An inquiry occurs when your credit report is pulled. This may happen when you apply for a new credit card or take out a personal loan. There are two types of inquiries that assess your report: hard inquiries and soft inquires. Here, I have broken down the difference between the two and how they can influence your credit score.
Hard inquires can have a negative impact on your credit score. This type of inquiry generally occurs when a financial company or lender checks your credit report. This can be for a mortgage, student loan, credit card or auto loan. For example, you may apply to take out a loan with a private lender and before the lender approves you, they’ll want to make sure your finances are intact.
Hard inquires may initially lower your credit score by a few points, but the important thing is to not worry. A credit score fluctuates often. It is important to work on maintaining good credit and making sure all of your payments are made on time.
Still, you should always be cautious of how many hard inquires you have in a short amount of time. It’s a good idea to avoid applying for several credit cards at once, as this can negatively impact your credit. Also, having several credit cards could put you at risk for winding up in debt if you don’t manage them responsibly.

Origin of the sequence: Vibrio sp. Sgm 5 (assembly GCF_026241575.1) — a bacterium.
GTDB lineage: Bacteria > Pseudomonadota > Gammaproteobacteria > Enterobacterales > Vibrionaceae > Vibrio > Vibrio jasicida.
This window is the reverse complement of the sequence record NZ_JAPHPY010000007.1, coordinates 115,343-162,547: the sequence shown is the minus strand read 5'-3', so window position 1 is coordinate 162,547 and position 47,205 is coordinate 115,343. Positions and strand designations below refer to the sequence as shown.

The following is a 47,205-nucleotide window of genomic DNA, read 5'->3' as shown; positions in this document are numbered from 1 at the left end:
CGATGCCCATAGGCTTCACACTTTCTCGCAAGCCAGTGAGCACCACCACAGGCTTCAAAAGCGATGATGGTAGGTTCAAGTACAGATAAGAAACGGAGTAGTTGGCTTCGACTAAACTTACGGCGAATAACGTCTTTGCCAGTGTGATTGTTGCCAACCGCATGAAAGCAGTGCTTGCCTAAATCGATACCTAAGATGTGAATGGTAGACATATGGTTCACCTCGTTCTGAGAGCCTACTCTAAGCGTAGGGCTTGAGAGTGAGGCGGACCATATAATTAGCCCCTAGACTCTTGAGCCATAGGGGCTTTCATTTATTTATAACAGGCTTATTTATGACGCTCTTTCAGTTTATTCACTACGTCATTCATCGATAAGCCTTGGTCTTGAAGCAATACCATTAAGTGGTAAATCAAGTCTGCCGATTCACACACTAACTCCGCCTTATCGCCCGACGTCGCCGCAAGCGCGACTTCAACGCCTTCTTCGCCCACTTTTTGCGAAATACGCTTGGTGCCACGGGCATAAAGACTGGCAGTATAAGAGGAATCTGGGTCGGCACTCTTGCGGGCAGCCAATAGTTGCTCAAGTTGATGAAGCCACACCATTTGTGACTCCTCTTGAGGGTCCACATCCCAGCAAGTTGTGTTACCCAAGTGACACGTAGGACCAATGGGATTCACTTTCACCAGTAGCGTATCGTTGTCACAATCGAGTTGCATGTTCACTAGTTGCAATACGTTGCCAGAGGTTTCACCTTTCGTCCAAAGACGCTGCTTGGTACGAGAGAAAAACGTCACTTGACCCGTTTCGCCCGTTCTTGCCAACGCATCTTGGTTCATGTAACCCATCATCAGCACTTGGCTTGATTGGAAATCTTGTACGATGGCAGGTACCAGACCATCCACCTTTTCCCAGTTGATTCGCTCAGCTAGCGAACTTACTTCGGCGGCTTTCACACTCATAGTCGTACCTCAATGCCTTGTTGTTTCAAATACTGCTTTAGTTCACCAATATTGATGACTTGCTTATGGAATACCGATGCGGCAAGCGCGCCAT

Removing a Hard Inquiry You Didn’t Approve
If you see a hard inquiry on your credit report that you weren’t aware of, you may want to consider calling the creditor to let them know you did not approve it. In most cases, they will conduct a brief investigation and remove it.
Just like any error on your credit report, you can also dispute inquiries. You can do this by filing a dispute directly with the credit bureaus and stating your case. It is important to keep your finances in shape and maintain good credit, so if you ever see an error or incorrect inquiry, you’ll know to take action. (Unfamiliar hard inquiries could also be a sign of identity theft.)
Soft Inquires, on the other hand, aren’t generated by shopping for credit. They most often occur when an outside company or person wants to perform a background check. This will typically put a soft inquiry on your credit report, letting you know the action took place. However, this will not lower or damage your credit score. While hard inquires require your permission, soft inquires often do not. Don’t be alarmed — this shouldn’t affect your credit score in any way!
Another example of a soft inquiry is pulling your own credit score (which you can do for free on Credit.com). Keep in mind, checking your credit score will not hurt your credit score. Other soft inquiries can include pre-approval for credit cards, inquiries generated by an employer or inquiries generated by an insurance company.
More on Credit Reports & Credit Scores:
- The Credit.com Credit Reports Learning Center
- What’s a Good Credit Score?
- How to Get Your Free Annual Credit Report